I misread your questions and misanswered them. Sorry about the delay (been
tired and sick a lot lately).

Question 1 : "Cannot Afro-Asiatic and Eurasiatic combine to produce

Answer: If you're talking about an immediate parent of those two families, no.
The consensus is that Nostratic is made up of six main families: Afro-Asiatic,
Kartvelian, Dravidian, Indo-European, Uralic, Altaic. And Eurasiatic refers to
the immediate parent of the latter three. If you just combine Eurasiatic and
Afro-Asiatic, then you leave out two families that clearly belong in the

In fact, Afro-Asiatic is close to certainly the very first layer of my "onion"
to peel off. In other words, it split from Nostratic before all the other
branches. The next two are Kartvelian and Dravidian, but the order could be
debated. That leaves Eurasiatic.

Now as for an alternative name to the rather egocentric-sounding Nostratic
(which after all comes from the Latin word for "our"), Afroeurasiatic may not be
a bad choice, since the macrofamily is tricontinental.

Question 2: "Why is Sumerian in a category all by itself? Isn't it related to

Answer: Bomhard does group Sumerian and Elamo-Dravidian as a pair with a common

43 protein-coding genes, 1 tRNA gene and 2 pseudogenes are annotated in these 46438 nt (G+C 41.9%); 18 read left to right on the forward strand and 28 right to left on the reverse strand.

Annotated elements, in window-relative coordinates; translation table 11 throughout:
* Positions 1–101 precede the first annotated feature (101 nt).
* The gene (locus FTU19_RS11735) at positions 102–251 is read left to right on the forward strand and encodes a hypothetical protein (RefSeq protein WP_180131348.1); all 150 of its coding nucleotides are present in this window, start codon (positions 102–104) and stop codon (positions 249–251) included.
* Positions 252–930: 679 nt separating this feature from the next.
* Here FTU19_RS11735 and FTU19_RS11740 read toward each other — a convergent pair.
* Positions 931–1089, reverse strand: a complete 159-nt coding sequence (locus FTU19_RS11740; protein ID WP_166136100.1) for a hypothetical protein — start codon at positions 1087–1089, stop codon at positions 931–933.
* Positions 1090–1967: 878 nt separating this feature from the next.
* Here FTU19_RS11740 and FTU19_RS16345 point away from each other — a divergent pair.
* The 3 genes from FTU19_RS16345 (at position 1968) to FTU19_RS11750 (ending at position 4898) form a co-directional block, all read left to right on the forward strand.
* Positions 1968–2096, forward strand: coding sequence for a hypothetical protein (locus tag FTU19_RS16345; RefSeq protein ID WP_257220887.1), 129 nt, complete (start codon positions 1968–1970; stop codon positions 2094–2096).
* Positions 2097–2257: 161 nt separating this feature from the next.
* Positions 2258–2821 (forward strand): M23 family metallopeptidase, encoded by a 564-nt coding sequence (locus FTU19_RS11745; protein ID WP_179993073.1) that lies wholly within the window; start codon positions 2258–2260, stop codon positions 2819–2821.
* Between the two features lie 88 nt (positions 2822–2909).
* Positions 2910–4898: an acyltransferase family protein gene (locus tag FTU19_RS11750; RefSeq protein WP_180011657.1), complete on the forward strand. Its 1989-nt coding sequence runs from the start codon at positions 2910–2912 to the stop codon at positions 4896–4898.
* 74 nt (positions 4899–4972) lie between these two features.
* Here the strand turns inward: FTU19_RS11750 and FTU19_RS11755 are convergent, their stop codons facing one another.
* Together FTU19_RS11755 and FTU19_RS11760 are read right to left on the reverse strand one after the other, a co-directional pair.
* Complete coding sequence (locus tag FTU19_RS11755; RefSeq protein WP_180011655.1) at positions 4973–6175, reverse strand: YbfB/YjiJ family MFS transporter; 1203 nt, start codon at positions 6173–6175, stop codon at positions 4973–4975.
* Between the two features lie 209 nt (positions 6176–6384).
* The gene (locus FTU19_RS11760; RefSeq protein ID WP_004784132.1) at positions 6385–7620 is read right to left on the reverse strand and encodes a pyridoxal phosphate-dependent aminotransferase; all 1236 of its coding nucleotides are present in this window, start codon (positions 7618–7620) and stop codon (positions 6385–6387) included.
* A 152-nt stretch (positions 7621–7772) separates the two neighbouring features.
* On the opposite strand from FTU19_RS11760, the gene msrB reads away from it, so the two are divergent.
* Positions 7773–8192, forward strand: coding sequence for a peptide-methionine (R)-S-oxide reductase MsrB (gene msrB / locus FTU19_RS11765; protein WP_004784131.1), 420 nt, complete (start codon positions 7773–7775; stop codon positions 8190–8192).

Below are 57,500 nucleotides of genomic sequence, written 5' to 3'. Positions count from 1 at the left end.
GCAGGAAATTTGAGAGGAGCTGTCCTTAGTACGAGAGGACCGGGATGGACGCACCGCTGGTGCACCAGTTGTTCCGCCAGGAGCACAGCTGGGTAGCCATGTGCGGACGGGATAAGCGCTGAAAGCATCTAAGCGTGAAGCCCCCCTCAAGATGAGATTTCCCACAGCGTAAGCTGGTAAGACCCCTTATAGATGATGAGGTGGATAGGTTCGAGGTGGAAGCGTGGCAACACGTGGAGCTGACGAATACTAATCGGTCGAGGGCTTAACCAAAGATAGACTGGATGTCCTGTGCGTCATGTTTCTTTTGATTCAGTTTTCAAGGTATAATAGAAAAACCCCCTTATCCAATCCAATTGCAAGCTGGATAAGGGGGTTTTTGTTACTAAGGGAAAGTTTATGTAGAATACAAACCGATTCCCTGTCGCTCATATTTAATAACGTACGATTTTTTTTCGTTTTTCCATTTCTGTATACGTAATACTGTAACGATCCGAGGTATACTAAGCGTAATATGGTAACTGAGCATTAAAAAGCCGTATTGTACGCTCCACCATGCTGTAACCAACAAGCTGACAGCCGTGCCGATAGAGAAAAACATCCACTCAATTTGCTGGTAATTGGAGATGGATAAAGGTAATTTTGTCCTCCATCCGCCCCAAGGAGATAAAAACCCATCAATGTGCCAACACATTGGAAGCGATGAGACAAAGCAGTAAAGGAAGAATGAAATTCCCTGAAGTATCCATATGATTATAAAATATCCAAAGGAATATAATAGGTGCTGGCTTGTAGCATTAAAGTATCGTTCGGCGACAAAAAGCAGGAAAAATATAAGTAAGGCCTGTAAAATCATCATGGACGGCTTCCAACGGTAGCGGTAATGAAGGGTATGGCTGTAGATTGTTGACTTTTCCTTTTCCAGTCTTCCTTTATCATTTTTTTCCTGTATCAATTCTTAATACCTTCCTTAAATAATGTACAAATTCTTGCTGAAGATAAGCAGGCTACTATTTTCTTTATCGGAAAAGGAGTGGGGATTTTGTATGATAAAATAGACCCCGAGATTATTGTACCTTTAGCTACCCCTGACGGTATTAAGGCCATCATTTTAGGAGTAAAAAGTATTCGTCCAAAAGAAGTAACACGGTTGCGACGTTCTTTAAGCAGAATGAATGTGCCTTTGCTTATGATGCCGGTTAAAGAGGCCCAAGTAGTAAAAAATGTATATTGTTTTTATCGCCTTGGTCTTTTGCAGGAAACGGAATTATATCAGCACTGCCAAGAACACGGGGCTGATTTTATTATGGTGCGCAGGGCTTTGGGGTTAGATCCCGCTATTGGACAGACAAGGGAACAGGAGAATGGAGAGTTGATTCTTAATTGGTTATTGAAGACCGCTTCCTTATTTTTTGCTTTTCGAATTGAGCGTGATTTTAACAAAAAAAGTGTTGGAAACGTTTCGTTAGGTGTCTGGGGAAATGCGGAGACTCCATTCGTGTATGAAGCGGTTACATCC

unnamed parent that split from Nostratic before Eurasiatic but after
Afro-Asiatic. Sumerian, however, is less attested than other ancient languages,
and the actual phonetics of the language may not reflect the rather piecemeal
syllabry. Final consonants may have been omitted from writing, for example
(like French final consonants are often omitted in speech but not writing). So
it's difficult to prove without reasonable doubt where Sumerian belongs in the
scheme of things. Most likely Sumerian is a Nostratic branch, with a possible
but not certain affinity to Elamite-Dravidian. So for now I'll group them
together, but not without the warning of a question mark.

A similar case can be made for Korean, Japanese and Nivkh and their possible
links with Altaic.


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